Persuading teens to join a dance class is only half the battle for K–12 teachers. Once students are on board, creating a safe environment for them to learn without having to worry about how they look or whether their peers will sneer is the next step.

For Diane Rawlinson, a dance teacher at Wheeling High School in Illinois, the key has been an improvisational practice—or what some might call a philosophy—called InterPlay. InterPlay combines improvisation, speaking, singing and storytelling in a dance environment that’s rooted in affirmation and community building, rather than critique and technical achievement. Dance educators like Rawlinson, one of the first to be certified in the technique, have made it the basis of their teaching. “My kids do InterPlay every semester to learn not only to respect each other, but also to see what everybody brings to the environment,” she says.

InterPlay is an ideal method for teaching teens because of its all-accepting atmosphere. There is no right or wrong in the practice. “People try new things; they’re less reticent,” says Phil Porter, who founded the practice along with Cynthia Winton-Henry in 1989. “Your ability to act is freed up. And just to be able to affirm teens is huge—there are few situations where we can wholeheartedly say ‘yes’ to someone.”

InterPlay exercises are designed to develop students’ ability to observe each other and work together in nonjudgmental ways. In an exercise called “noticing,” for example, each student improvises in the center of a circle for 10 seconds. The other students identify movement they see, without attaching value. This teaches them to watch and describe without critique. Another exercise called “walking, stopping, running” has them pair up to walk, step and run together, in sync, to build kinesthetic awareness. In “matching your partner,” dancers follow their partner using the same energy, not just the same movement. Another exercise called “hand to hand,” which can be an introduction to contact improvisation, has students touch one hand to their partner’s hand and begin with mutual pushing. “This shows that you’re dancing with someone who is strong, who is not a pushover,” explains Winton-Henry. “They’re getting bits of information about what’s permissible.”

Rawlinson remembers a semester when her InterPlay practices were truly tested. She was faced with a class that included five male students, all unique individuals, from different social circles in school. “Within three weeks, they were able to do contact improv together—high school boys from completely different backgrounds in a class of primarily girls. It wasn’t just the five guys being nonjudgmental—it was the entire class being nonjudgmental,” says Rawlinson.

Rawlinson has found InterPlay to be a useful precursor to teaching technique. She now begins each term with InterPlay so that when it’s time to tackle technique, students already feel comfortable. “They’re not worried if they do a leap and it’s not the most graceful thing in the world,” she says. “Because they know no one else is looking at them with judgment.”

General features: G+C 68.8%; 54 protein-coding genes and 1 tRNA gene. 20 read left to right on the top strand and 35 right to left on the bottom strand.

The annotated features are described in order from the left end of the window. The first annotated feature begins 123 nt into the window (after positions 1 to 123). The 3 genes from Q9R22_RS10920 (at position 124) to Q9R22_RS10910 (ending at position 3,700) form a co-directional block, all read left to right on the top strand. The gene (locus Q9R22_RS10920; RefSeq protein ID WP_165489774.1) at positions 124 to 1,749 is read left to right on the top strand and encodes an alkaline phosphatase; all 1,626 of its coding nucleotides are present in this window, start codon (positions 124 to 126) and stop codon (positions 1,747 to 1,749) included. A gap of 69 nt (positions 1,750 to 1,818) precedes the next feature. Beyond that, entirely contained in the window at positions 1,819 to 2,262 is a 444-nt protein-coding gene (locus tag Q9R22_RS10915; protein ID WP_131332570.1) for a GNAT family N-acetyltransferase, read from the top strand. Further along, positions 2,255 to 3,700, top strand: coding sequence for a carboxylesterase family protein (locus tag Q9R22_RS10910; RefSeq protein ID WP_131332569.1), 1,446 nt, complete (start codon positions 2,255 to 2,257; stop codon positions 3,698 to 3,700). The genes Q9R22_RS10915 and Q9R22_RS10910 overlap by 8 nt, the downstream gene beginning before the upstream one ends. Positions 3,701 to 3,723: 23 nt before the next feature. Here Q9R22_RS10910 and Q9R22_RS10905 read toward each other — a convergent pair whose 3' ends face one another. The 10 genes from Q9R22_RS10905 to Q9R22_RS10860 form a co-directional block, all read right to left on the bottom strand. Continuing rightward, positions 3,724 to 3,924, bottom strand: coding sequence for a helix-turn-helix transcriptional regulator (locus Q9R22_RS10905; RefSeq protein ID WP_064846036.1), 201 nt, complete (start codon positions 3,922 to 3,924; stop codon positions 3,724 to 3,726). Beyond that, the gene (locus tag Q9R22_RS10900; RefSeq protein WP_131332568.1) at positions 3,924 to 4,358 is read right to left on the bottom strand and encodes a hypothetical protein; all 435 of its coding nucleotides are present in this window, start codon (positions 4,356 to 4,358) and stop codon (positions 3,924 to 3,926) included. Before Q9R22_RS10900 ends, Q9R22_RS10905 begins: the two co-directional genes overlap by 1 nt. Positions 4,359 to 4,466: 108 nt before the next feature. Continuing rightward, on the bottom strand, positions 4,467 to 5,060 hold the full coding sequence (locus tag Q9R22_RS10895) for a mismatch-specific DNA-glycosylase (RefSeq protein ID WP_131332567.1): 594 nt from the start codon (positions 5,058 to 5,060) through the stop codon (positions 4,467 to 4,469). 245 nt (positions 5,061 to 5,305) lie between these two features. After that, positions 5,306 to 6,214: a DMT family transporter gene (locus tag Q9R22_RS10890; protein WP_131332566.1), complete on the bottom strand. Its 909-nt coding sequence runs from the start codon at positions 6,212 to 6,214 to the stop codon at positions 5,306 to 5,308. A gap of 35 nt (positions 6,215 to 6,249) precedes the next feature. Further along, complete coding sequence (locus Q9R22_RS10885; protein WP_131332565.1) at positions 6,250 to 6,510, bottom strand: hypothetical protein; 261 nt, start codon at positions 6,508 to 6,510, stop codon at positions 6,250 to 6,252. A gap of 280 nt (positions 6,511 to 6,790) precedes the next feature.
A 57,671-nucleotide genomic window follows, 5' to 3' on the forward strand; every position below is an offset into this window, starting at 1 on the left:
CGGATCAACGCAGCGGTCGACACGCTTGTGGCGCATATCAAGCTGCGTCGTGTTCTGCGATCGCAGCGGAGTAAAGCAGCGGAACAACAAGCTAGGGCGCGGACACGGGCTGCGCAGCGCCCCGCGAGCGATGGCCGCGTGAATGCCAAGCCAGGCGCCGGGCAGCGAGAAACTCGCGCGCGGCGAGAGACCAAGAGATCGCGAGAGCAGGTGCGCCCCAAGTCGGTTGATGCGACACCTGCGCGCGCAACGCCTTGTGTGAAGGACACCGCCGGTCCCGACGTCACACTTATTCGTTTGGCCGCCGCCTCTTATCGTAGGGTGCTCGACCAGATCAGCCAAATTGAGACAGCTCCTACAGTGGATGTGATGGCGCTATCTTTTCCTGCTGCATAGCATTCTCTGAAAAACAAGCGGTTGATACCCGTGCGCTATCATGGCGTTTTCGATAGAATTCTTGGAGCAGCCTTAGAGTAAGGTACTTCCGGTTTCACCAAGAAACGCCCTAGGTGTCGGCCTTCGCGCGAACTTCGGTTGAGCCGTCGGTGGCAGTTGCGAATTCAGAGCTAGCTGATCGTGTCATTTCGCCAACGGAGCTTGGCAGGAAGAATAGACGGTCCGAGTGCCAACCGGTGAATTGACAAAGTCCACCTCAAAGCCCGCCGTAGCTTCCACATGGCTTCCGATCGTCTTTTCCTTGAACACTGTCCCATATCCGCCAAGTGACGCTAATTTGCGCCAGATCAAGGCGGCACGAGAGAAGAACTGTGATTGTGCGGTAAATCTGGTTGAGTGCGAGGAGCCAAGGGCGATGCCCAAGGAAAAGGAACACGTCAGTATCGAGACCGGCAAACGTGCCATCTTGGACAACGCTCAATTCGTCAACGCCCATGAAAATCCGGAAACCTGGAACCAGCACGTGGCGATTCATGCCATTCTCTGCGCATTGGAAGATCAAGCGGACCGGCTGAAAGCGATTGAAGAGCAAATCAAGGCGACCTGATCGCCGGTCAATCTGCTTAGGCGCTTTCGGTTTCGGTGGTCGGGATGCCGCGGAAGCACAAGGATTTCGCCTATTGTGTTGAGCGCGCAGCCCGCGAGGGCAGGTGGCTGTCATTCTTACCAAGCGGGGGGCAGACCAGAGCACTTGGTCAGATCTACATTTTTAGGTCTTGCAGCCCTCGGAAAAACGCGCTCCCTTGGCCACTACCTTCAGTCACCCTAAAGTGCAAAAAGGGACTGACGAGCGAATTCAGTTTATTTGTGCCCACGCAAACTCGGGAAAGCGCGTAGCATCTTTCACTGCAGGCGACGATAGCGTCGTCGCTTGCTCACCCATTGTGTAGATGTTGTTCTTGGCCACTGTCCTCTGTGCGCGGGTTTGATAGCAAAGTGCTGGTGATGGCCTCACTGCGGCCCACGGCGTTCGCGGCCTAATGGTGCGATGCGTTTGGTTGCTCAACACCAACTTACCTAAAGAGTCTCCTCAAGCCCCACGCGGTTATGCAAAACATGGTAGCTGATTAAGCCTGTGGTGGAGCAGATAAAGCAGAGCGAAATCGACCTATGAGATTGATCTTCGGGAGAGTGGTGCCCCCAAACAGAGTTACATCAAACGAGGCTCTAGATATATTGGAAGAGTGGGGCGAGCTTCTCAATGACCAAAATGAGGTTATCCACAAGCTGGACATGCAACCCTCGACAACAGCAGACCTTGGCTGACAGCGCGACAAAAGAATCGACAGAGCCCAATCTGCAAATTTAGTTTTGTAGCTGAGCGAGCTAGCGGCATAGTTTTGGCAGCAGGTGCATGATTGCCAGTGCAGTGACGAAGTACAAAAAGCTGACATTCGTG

Nothing could make InterPlay’s founders happier. “We were interested in broadening our understanding of what it means to move and how people move,” says Porter. He and Winton-Henry were professional dancers in the San Francisco Bay Area when they teamed up to create InterPlay, and today they also direct WING IT!, the InterPlay professional ensemble. “We wanted to focus on improvisation—movement, singing, speaking—all the things the body can do and how movement can affect people and personal development and the power of those forms to create community.”

And the community continues to grow. More and more teachers are attending the InterPlay Leader Training Program, and they leave as InterPlay leaders—essentially certified InterPlay instructors. The program—composed of multiday workshops, regular group meetings with other participants, reading and writing exercises and practice teaching sessions—introduces attendees to the core forms and philosophies of the practice, how to teach it, how to create InterPlay’s welcoming and affirming atmosphere, how to use InterPlay forms in different settings and how to self-evaluate as a teacher. It’s also possible to attend InterPlay classes without enrolling in the training program. Most sessions take place in the San Francisco Bay Area, InterPlay’s home base. But classes are also taught in other states and countries. (Visit www.interplay.org to find out if there are any in your area.)

Porter and Winton-Henry are thrilled that InterPlay is proving useful in so many places around the world, since bringing people together is one of their goals. At Wheeling High School, InterPlay has done more than turn reticent students into open-minded dancers. It’s broken through social barriers. In dance class, Wheeling students are asked to say “thank you” if they accidentally collide, because in InterPlay’s mistake-free ideology students should never apologize for human contact. At Wheeling, that attitude has transcended the walls of the studio, and dance students from different social groups who would never have interacted before now say “hi” to each other and “thank you” if they bump in the hallway. Think what that could mean on a global scale. DT